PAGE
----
As payers ramp up their efforts to manage the coronavirus (COVID-19) outbreak, it’s important they stay alert of possible fraud, waste, and abuse (FWA) schemes seeking to capitalize on the unique challenges of this pandemic.
Potential fraud avenues
Data points linking FWA and the coronavirus are still in their infancy, but telehealth is one area that is particularly vulnerable to fraudulent activity. Many health plans’ members are utilizing telehealth to receive care during the pandemic, especially during periods of isolation, but this opens the door for fraudsters to bill for unnecessary services or services not rendered. Health plans should also monitor any spikes in out-of-network lab billing for recently approved testing codes or other miscellaneous codes with diagnoses related to coronavirus symptoms.
FWA may also be spurred by publicly available information. For example, the Centers for Medicare & Medicaid Services (CMS) recently issued a memorandum to Medicare Advantage and Part D plans to be more lenient with their authorization policies and early refills. This could give bad actors insight into potential areas of exploitation. The plethora of information available intended to provide clarity around this uncertain issue may find its way into the hands of those looking for ways to bilk the system.
Finally, health plans should be cognizant of email and online phishing schemes. The Wall Street Journal is reporting a rise in the number of malicious emails mentioning the coronavirus since January. These emails appear to be from legitimate sources but instead are disguised attempts to infect computers with malware. Forbes compiled a list of potentially dangerous domains and websites related to coronavirus that are being flagged by anti-virus software.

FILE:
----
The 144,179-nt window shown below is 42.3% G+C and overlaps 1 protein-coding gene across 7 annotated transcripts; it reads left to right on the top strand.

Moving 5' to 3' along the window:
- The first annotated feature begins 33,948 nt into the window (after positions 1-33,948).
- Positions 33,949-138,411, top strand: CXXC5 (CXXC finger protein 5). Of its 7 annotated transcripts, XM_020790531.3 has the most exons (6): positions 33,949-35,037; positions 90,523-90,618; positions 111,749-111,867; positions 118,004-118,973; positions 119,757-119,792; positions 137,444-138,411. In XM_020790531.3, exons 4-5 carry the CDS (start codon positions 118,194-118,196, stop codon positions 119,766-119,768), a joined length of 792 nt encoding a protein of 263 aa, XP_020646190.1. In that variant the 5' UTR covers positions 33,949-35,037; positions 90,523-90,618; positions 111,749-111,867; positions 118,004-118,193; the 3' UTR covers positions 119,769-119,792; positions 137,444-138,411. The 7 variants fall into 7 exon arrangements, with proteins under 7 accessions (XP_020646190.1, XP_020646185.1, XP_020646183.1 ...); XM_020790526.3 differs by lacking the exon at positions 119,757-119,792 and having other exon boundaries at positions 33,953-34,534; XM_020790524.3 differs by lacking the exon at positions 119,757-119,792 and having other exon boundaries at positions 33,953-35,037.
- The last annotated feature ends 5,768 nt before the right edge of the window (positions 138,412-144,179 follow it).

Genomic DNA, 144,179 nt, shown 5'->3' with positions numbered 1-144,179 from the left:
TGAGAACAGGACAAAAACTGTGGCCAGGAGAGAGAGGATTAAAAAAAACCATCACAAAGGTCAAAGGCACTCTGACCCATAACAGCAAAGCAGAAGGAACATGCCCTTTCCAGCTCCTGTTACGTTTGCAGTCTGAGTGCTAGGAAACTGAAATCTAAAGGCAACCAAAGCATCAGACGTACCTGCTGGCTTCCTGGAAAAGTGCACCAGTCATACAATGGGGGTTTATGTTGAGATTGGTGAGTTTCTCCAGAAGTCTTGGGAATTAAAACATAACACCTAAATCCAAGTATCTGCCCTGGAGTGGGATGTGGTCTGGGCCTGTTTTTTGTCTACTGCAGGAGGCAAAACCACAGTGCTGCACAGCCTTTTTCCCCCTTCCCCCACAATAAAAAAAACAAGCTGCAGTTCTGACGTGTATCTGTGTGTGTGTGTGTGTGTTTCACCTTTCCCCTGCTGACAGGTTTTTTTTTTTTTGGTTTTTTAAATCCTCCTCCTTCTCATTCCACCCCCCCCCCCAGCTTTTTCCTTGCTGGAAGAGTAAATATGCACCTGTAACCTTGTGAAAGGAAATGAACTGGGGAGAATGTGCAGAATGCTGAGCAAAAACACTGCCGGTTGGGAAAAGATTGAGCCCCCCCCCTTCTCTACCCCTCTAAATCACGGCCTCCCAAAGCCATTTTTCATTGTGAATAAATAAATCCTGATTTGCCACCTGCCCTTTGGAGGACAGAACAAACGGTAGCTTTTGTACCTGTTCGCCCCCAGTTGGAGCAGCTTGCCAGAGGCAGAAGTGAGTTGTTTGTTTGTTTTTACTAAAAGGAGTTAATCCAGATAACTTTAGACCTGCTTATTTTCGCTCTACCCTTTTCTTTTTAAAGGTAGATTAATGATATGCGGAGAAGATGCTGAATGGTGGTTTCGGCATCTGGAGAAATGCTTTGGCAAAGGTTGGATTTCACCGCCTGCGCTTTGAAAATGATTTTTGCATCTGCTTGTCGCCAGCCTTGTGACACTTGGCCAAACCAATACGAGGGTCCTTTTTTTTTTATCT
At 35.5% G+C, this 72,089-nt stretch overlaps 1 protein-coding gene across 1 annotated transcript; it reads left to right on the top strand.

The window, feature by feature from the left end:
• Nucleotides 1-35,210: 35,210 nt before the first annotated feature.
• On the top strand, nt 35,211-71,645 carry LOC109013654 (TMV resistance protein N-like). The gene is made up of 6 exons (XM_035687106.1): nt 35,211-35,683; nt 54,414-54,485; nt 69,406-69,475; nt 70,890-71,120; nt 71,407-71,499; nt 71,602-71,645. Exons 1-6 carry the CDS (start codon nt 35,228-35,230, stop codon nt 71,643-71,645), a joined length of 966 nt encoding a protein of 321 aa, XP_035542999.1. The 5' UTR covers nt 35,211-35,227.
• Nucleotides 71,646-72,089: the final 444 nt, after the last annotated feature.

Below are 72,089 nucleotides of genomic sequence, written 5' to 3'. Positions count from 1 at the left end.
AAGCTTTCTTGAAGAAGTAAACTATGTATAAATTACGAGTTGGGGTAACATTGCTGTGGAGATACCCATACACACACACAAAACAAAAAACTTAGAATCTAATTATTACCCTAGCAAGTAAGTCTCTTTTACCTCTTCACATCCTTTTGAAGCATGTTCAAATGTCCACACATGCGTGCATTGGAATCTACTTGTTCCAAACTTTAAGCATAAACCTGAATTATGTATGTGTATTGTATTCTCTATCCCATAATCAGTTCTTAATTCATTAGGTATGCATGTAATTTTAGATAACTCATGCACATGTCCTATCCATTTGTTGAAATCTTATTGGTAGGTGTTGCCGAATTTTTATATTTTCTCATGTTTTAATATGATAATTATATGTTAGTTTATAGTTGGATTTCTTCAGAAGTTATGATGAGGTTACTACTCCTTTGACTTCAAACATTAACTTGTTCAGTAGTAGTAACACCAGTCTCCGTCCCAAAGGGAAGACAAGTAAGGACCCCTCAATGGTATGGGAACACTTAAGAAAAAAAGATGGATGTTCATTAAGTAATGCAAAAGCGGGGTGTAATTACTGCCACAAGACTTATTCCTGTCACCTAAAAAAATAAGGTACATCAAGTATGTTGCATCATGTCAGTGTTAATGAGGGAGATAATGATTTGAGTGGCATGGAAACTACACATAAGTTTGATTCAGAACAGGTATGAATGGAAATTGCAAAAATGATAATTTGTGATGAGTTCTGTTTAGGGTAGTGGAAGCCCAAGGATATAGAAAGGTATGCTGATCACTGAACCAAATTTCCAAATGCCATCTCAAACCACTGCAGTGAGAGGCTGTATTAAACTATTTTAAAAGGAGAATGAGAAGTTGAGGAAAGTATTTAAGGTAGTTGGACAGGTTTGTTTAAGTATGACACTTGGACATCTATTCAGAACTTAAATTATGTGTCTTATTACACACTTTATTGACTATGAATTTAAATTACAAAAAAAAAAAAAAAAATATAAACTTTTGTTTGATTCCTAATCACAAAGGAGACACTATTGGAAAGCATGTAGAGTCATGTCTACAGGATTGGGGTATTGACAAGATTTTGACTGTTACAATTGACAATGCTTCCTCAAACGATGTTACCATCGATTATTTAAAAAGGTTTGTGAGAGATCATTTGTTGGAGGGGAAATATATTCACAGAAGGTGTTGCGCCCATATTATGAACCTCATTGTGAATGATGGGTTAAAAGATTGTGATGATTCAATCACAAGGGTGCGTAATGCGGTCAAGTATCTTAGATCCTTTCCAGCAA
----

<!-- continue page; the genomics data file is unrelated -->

Benefits susceptible to fraud
Based on the CMS memorandum, Cotiviti recommends that plans offering the following benefits to their members prepare for a potential increase in suspicious billings:
- Waiving cost-sharing for COVID-19 tests
- Waiving cost-sharing for COVID-19 treatments in doctor’s offices or emergency rooms and services delivered via telehealth
- Removing prior authorization requirements
- Waiving prescription refill limits
- Relaxing restrictions on home or mail delivery of prescription drugs
- Expanding access to certain telehealth services
Actions to take
Cotiviti recommends health plans and their partners:
- Monitor utilization patterns in their data to specifically target HCPCS codes U0001 and U0002 and the new CPT code 87635.
- Remain aware of spikes in facility claims and rises of certain diagnosis and encounter code combinations within your data to spot potentially fraudulent activity.
- Create rules and scoring in their software to help detect possible FWA on a more automated basis.
Additional information to know
In addition to the Centers for Disease Control and Prevention, many public health facilities are also testing for the virus. Starting in April, laboratories performing the test can bill Medicare and other health insurers for services that occurred after February 4, 2020, using the newly created HCPCS code (U0001). This code is only to be used for the tests developed by the CDC. Laboratories performing non-CDC laboratory tests for SARS-CoV-2/2019-nCoV (COVID-19) can bill for them using a different HCPCS code (U0002).
The Centers for Medicare & Medicaid Services (CMS) has issued numerous publications over the last few weeks providing coverage information, COVID-19, FAQs and guidance to health plans and practitioners to provide consistent care during this outbreak. Additionally, the American Medical Association issued a press release announced that the CPT Editorial Panel approved CPT 87635 as a new addition to the Current Procedural Terminology (CPT®) code set that will help streamline data-driven resource and allocation planning in the battle against the novel coronavirus (SARS-CoV-2) as the number of confirmed COVID-19 cases continues to rise in the United States.
Cotiviti will be closely monitoring new developments and trends resulting from this outbreak. We will continue to remain diligent in detecting FWA to help protect health plans and their members and expose those who may try to exploit this public health crisis.